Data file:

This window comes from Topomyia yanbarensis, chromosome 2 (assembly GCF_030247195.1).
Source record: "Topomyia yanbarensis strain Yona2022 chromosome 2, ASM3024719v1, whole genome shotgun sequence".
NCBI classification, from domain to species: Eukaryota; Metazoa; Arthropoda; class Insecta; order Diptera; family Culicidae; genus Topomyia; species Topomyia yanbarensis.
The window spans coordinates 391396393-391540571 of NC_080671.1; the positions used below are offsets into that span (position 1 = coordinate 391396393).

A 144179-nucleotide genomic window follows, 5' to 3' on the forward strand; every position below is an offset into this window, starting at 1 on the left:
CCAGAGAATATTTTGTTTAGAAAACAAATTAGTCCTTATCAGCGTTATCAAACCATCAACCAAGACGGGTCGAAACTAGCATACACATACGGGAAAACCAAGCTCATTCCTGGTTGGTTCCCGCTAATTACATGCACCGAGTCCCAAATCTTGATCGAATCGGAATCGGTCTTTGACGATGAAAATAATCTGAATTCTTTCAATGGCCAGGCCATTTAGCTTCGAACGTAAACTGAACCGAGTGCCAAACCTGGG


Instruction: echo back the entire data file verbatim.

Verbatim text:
This window comes from Topomyia yanbarensis, chromosome 2 (assembly GCF_030247195.1).
Source record: "Topomyia yanbarensis strain Yona2022 chromosome 2, ASM3024719v1, whole genome shotgun sequence".
NCBI classification, from domain to species: Eukaryota; Metazoa; Arthropoda; class Insecta; order Diptera; family Culicidae; genus Topomyia; species Topomyia yanbarensis.
The window spans coordinates 391396393-391540571 of NC_080671.1; the positions used below are offsets into that span (position 1 = coordinate 391396393).

A 144179-nucleotide genomic window follows, 5' to 3' on the forward strand; every position below is an offset into this window, starting at 1 on the left:
CCAGAGAATATTTTGTTTAGAAAACAAATTAGTCCTTATCAGCGTTATCAAACCATCAACCAAGACGGGTCGAAACTAGCATACACATACGGGAAAACCAAGCTCATTCCTGGTTGGTTCCCGCTAATTACATGCACCGAGTCCCAAATCTTGATCGAATCGGAATCGGTCTTTGACGATGAAAATAATCTGAATTCTTTCAATGGCCAGGCCATTTAGCTTCGAACGTAAACTGAACCGAGTGCCAAACCTGGG